By now, most of us would have seen and appreciated brilliant images of far and old galaxies beamed back by NASA's US$10 billion (RM44.5 billion) James Webb Telescope, which is a far improved version of its predecessor the Hubble Telescope.
But how many of us know that a Petaling Jaya resident had a hand in creating a component for this fantastic machine? Meet former aeronautics engineer Satyan Anandarishnan, 63, who helped create the sunshield that protects the telescope.
News portal Free Malaysia Today (FMT) spoke to Satyan about his work for NASA and how he came about creating the five layers of tennis court-sized sheets made of reflective and insulating material.
Growing up in India, Satyan loved two things - science, and flying, thus, it was natural for him to look to the skies when it came to choosing a career.
Satyan took up aeronautical engineering, and while studying in the US, he came across the chance to work for NASA, and he snapped it up.
"One of my classmates was working on the Hubble Space Telescope and said there were job openings, which is how I got involved," he told the portal.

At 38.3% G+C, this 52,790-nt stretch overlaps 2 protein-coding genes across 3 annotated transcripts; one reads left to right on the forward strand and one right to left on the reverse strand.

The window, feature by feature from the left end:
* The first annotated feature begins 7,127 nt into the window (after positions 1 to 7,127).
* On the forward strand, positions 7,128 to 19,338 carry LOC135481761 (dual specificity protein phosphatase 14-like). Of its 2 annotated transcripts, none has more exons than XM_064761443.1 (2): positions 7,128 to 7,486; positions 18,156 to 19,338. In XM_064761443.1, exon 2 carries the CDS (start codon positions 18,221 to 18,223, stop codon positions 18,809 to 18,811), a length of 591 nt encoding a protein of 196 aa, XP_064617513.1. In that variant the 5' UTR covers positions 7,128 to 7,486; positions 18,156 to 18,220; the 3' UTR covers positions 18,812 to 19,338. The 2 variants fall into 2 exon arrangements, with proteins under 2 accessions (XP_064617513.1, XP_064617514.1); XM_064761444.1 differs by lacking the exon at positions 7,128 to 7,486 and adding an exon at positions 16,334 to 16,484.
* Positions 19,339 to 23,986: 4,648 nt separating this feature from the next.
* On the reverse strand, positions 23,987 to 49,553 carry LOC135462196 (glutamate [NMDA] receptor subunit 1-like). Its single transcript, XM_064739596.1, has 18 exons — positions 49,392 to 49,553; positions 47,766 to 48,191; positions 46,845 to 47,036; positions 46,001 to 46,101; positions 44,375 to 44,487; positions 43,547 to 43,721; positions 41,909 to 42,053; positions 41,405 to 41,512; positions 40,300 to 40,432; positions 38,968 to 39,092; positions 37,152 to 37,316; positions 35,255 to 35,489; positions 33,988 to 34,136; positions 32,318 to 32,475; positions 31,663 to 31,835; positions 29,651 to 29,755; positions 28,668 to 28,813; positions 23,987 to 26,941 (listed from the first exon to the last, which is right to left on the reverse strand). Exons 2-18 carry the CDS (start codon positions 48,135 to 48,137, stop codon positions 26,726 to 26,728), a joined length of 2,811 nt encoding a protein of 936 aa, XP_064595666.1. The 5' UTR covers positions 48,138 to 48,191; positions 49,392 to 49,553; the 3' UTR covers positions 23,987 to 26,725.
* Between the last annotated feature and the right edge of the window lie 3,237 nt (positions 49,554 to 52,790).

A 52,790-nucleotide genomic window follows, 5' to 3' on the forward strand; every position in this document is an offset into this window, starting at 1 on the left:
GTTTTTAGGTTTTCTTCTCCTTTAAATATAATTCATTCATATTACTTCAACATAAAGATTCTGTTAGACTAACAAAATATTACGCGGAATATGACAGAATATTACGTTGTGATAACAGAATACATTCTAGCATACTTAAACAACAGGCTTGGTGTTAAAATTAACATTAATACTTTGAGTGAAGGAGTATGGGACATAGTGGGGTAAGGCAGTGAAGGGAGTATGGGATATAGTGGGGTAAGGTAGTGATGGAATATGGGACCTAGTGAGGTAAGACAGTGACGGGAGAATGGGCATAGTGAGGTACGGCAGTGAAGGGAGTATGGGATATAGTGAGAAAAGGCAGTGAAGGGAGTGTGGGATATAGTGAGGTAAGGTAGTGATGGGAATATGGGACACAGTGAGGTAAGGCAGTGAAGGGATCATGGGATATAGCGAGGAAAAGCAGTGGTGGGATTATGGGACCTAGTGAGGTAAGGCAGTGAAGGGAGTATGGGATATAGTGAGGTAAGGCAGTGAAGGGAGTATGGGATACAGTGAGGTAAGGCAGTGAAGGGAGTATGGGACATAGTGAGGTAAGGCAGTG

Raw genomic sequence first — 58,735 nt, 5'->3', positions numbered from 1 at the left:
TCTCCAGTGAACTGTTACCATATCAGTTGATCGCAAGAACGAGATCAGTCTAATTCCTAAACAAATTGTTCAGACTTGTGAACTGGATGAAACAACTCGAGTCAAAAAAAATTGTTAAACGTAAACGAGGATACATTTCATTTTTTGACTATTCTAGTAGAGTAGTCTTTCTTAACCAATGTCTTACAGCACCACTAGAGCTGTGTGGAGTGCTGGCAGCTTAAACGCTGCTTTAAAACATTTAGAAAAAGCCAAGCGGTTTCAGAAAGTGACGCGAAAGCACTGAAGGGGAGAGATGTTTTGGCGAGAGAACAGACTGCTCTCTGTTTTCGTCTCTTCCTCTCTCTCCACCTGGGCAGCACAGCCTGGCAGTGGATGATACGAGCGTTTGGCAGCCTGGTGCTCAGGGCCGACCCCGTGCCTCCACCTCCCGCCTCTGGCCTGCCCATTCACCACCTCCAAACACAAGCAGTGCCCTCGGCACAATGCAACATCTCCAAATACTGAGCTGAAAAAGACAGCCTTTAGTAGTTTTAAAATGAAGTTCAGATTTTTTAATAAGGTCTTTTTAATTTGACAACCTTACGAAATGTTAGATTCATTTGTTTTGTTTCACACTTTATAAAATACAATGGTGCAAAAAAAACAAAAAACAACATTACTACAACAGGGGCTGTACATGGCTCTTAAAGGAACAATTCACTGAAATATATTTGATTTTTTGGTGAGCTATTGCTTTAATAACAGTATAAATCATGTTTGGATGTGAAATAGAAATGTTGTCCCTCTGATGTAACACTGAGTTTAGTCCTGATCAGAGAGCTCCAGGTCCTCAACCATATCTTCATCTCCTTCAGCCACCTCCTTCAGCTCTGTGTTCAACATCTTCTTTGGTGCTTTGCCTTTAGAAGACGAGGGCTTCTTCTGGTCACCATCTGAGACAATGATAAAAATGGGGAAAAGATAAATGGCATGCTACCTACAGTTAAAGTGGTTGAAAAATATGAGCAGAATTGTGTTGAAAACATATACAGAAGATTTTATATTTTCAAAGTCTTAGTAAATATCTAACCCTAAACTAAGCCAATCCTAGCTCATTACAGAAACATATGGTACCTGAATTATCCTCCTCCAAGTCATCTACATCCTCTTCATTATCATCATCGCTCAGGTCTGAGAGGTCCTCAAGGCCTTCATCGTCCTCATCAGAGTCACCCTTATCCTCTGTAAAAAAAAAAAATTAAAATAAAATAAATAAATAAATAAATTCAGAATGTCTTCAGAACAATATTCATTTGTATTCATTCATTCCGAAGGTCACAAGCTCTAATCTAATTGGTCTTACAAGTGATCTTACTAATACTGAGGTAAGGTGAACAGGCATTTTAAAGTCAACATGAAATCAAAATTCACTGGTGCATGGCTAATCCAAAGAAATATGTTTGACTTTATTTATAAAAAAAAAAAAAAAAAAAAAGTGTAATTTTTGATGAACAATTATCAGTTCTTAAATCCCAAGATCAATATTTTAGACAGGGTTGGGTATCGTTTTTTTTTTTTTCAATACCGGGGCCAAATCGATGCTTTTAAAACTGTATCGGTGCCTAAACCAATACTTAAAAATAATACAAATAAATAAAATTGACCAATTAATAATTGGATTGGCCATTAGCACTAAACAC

Satyan had worked with Lockheed Martin and Northrop Grumman - which are both contractors for NASA, and this was when he got the chance to meet many talented minds from the space agency.
"I was very fortunate that the teams I worked with were extremely competent people who were also very nice.
"Think of it as a F1 car. We are not Lewis Hamilton. We are in the factory designing and building the car so it does what it needs to do," he quipped, in reference to the minute attention to detail needed to ensure that nothing went wrong with the telescopes once they were in space.
Elaborating on his work with the sunshield on the James Webb Telescope, Satyan stressed it was crucial as the satelitte operated at a temperature of -230°C, and any sudden exposure of heat could risk damaging it.
Having the shield is one thing, folding and unfolding sheets the size of five tennis courts if another challenge altogether. The systems Satyan helped design ensures the shield always faces the sun, keeping the telescope from danger.
According to him, the initial three weeks after the telescope's launch to space last December was nerve-wracking, as he had to constantly contact his colleagues in NASA for updates.
"It’s not like fixing a phone where you download an update and everything’s working again. If the telescope is broken, you can’t bring it to the shop to have it fixed."
Satyan said that the James Webb Space Telescope is an important achievement for humanity as it does not only help scientists understand the universe, and our origins, better.
Photos source: FMT
Sun Nov 20 2022